The Opportunity Challenge is an innovative fundraising challenge aimed at school students to empower and educate them about fighting global poverty.
Starting with a small loan from their parents, students are encouraged to start their own micro-business and make their money grow. With the income they earn from their business they then pay back the original loan and donate the profits to Opportunity so that together, they can help families in developing countries start their own small businesses, earn incomes, and leave poverty behind!
Balcombe Grammar School on the Mornington Peninsula, Victoria, is one school participating in The Opportunity Challenge. For the last seven years, Balcombe has run an innovative, authentic and highly experiential Pop Up Year 9 curriculum program for their students, as their own iteration of The Opportunity Challenge.
The program allows the students to develop practical skills in innovation and entrepreneurship, product design, creative arts, business planning, customer service, financial literacy and problem solving. The students are trained as baristas to operate a student-run cafe, as well as creating their own products or services to sell at a quarterly community night market.
The students are given a $30 loan from their parents, and they then use that to develop a product or service that they can sell at a ‘market night’ - an event that the Balcombe community has embraced. The students donate 30 per cent of their income from market night to Opportunity as a ‘company tax’, they pay back their $30 loan, and they keep the remaining profit.
Alan Wharton is the Humanities Faculty Leader at Balcombe Grammar coordinating the program. “On a night market in March this year, the students raised another $1,000 for Opportunity and they walked away with a feeling of incredible pride and excitement at what they had achieved,” said Alan.
The parallels between the students’ small businesses and the similar philosophy of a small microfinance loan being used to start up a small business and generate funds to alleviate poverty, is not lost on the students, and the school is very proud that over the last seven years it has raised over $21,000 for Opportunity.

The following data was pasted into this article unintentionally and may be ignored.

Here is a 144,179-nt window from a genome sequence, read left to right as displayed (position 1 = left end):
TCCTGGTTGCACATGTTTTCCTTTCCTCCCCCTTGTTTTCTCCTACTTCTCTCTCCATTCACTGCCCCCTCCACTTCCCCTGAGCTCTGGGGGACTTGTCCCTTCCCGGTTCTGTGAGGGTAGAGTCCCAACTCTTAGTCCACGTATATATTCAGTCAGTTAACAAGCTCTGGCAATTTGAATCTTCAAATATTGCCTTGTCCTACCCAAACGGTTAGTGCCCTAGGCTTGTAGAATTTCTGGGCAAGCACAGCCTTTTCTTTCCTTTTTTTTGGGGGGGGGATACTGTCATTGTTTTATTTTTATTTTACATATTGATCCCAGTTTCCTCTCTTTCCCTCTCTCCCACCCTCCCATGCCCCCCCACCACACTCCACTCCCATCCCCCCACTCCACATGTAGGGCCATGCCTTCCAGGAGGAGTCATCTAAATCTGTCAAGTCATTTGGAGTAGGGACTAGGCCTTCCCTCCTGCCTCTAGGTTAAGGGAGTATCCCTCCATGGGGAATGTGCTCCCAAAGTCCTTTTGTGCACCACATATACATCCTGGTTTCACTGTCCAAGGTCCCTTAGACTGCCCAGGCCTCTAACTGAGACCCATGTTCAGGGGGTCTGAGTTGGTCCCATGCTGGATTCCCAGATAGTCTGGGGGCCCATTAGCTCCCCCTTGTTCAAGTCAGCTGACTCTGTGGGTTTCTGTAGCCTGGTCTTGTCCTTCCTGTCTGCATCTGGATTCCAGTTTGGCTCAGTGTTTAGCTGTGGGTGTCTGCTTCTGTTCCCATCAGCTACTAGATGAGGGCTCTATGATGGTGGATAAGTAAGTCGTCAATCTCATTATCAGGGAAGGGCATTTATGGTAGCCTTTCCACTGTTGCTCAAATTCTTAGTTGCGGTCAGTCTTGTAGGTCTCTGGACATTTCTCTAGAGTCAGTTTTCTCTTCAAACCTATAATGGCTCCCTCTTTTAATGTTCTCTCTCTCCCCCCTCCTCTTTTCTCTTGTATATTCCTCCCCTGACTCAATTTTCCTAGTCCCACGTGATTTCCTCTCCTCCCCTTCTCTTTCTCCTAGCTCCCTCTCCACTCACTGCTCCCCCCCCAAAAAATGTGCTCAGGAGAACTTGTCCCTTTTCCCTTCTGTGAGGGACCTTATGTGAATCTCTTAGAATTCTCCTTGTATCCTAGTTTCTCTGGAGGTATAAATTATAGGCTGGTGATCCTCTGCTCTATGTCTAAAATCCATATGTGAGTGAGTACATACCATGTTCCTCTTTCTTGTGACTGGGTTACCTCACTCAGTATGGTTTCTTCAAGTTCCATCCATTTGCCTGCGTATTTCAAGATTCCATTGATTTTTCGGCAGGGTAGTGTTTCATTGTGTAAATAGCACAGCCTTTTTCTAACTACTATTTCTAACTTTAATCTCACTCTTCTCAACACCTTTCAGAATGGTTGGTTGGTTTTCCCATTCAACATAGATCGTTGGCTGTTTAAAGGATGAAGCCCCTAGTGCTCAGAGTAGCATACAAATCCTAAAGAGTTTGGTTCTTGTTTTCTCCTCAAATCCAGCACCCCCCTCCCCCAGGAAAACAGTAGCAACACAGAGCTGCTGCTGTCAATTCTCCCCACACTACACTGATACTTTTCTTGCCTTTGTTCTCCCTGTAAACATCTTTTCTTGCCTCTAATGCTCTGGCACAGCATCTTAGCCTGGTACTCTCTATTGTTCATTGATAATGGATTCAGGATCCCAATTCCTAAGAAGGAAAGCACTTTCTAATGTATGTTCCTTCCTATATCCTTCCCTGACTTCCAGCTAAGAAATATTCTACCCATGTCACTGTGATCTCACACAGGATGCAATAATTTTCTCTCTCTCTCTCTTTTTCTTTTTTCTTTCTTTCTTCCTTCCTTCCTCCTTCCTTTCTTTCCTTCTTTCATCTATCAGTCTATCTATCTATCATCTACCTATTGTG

Year 9 student Taj Carver wrote songs during the lockdowns last year and created his own CD and album cover for the night market, which he then sold at the market, raising $217.
“I love how practical and hands on this program is,” said Taj. “We get to have total student choice over the design and creation of the products we make, and it is wonderful to experience that excitement of getting that first sale at the night market after all the time and effort we have put into our ideas.
All these skills will be so important to us as we start preparing for our senior years in school, and we’re able to use the experience on our resumes as we look for part-time jobs while we are studying. I’m also so excited that I’ve now launched my track on Spotify and I’m thinking of pursuing a music career.”- Taj, Year 9 student
Fellow student Leah Reaper made hand-sewn pillows and bibs over the nine-week program, and made $568 selling them at the night market.
"I now feel so much more confident in being able to set up my own business and I also feel so proud that through our own hard work and enjoyment we will also be able to make such a difference in the lives of others through our donation to Opportunity,” said Leah.
Alan said the school chose Opportunity as the beneficiary for the donations, as its microfinance philosophy closely matches their own.
“For a small initial loan investment, an enterprising individual can create a small business which generates income for themselves, they can repay the loan and feel empowered,” said Alan.
The success of the program has gone beyond the school grounds, with a past student creating his business of selling abstract drone photographs over the Mornington Peninsula. After selling out his photos on the Market Day, he expanded the concept and went on to sell his photos at local weekend markets and now has an online business and a future career path in photography.
In Term 3 of 2022, three other Melbourne schools, Fintona Girls School, Camberwell Boys Grammar and Canterbury Girls Secondary College, will be participating in The Opportunity Challenge. These schools will come together to work in small groups to plan and implement their income-generating business ideas, mimicking the microfinance model. Once the students have repaid their small start-up loans, their profits will be donated to Opportunity.
The Opportunity Challenge was originally called Projec10, and the concept was developed by a small group of Opportunity Ambassadors in Melbourne. They were passionate about engaging young Australians in social justice and entrepreneurship, and empowering and equipping them to be long-term change-makers in their world.
If your school would like to get involved in The Opportunity Challenge and raise money for Opportunity whilst teaching students about poverty, international development, microfinance and business, we’d love to hear from you. Visit our Opportunity Challenge page for more information.